Night 1 Gallery
Floodwood and Assembly Of Dust with The Great Guys 1.19.14
Night two was a literal flip of the coin with Floodwood taking the headlining spot and Assembly Of Dust supporting at Cervantes. Again we arrived as The Great Guys were wrapping up this time sans Chris Speasmaker. They were a rocking, rowdy group that seemed an odd amalgamation of all the bands that they were comprised of. I ducked next door to catch a bit of Ultraviolet Hippo and met up with J-Man and Carly from MM. We chatted briefly as the Michigan progressive rockers melted a little face with their fiery brand of jam. During set break back over at Cervantes we got chance to do a little video with Floodwood for all the Summer Campers. I’d like to give a big thanks to Zach, the crew the band that made it a quick and easy shoot. After a drink AOD was taking the stage. The room was about equally as packed as the night before. They opened with an incredible “Valhalla.”
Set 1: Valhalla, Edges, Harrower, Vaulted Sky, Rachel, Elixir, Cluttered, Growin’, Love Junky, Arkansas Down, Honey Creeper, Second Song, Sinner, Speculator*
*w/ Al Schnier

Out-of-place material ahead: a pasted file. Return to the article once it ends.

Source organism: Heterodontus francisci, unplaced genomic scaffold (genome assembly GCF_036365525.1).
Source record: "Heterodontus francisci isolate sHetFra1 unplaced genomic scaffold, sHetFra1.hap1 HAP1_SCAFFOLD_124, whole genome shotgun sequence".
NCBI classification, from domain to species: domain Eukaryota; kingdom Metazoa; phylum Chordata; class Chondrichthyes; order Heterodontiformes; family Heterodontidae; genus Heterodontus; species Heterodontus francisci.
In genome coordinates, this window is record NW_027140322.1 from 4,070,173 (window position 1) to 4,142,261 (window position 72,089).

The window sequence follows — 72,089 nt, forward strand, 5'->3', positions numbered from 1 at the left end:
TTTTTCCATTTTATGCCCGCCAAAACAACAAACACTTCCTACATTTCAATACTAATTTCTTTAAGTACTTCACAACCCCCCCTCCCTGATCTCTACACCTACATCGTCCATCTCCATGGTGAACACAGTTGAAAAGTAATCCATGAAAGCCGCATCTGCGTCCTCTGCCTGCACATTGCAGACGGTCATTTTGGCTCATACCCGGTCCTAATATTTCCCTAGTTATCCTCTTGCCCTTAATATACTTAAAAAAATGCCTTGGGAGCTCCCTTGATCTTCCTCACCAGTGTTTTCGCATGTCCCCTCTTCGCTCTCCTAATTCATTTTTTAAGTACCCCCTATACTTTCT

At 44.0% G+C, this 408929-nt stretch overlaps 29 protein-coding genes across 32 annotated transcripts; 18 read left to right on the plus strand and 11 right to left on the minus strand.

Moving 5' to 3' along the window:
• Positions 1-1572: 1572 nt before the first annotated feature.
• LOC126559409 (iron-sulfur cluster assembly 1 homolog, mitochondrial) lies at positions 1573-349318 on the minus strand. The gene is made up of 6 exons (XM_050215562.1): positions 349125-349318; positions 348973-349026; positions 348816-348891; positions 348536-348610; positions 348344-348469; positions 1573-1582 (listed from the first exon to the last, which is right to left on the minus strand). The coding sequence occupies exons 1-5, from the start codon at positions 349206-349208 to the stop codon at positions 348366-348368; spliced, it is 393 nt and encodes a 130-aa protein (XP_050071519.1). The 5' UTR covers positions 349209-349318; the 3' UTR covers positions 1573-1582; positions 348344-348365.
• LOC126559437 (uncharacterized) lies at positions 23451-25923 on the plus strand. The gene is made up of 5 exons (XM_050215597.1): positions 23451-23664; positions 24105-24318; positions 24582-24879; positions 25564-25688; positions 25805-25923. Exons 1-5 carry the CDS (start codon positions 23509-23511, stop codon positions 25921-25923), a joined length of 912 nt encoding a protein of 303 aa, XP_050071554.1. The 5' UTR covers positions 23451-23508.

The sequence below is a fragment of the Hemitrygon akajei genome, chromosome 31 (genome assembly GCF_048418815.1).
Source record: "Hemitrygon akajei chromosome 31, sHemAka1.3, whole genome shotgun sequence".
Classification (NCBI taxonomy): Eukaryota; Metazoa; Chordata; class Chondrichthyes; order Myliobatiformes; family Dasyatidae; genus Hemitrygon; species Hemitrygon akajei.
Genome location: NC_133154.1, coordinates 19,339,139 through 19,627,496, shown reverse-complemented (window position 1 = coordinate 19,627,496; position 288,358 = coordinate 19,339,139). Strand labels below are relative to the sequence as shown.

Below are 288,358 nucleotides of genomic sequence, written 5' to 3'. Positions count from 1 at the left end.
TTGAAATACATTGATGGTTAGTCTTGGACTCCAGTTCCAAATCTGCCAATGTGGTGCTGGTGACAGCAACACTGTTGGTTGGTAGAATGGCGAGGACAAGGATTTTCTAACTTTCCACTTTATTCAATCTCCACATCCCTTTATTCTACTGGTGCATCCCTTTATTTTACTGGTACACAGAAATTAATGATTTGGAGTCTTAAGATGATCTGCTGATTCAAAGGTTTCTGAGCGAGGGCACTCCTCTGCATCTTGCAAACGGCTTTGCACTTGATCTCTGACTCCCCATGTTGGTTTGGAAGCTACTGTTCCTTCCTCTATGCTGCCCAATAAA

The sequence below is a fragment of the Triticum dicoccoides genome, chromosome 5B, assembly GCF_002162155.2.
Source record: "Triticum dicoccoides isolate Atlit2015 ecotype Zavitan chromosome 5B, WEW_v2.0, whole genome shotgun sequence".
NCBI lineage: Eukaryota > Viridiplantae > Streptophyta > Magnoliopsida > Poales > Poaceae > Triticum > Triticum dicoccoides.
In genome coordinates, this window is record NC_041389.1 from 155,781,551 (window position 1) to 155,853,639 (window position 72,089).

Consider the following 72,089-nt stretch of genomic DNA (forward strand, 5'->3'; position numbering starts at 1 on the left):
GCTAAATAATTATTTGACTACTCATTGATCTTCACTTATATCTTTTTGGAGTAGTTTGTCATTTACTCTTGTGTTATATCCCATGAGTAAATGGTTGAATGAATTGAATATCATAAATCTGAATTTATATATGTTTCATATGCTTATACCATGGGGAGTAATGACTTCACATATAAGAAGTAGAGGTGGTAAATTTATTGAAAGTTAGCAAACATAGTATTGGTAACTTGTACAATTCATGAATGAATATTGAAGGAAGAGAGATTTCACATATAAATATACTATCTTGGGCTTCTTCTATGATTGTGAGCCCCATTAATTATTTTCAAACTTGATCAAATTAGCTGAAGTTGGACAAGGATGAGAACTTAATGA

Reid’s powerful vocals floated over the crowd as the night was flicked into second gear. The brooding “Edges” came next with its deliberate and straightforward progression. “Harrower” was nice but “Vaulted Sky” went big. Crosby pulled out his violin for the hoedown that was “Rachel.” “Cluttered” was a simple rock tune off Sun Shot, but “Love Junkie” was a funky highlight. Adam Terrell has to be one of the most underrated guitarists in all of jamdom. His intricate picking along with his intense attention to detail combine to give him a leg up on most players. The bubbly track “Arkansas Down” is just another example of how strong Reid is as a songwriter. “Honey Creeper” was dark and raucous, but “Second Song” was all tenderness. They gave us a tight “Sinner” before they invited Al Schnier out for the set closing “Speculator.” Al and the boys joined in an embrace and took a bow before they all wandered backstage. Assembly Of Dust continues to be a high water mark in the world of Americana, Folk, and Rock. Their knack for crafting infectious tunes, with intricate and substantial lyrics keeps me coming back. If given the chance, go see this band you’ll thank me later.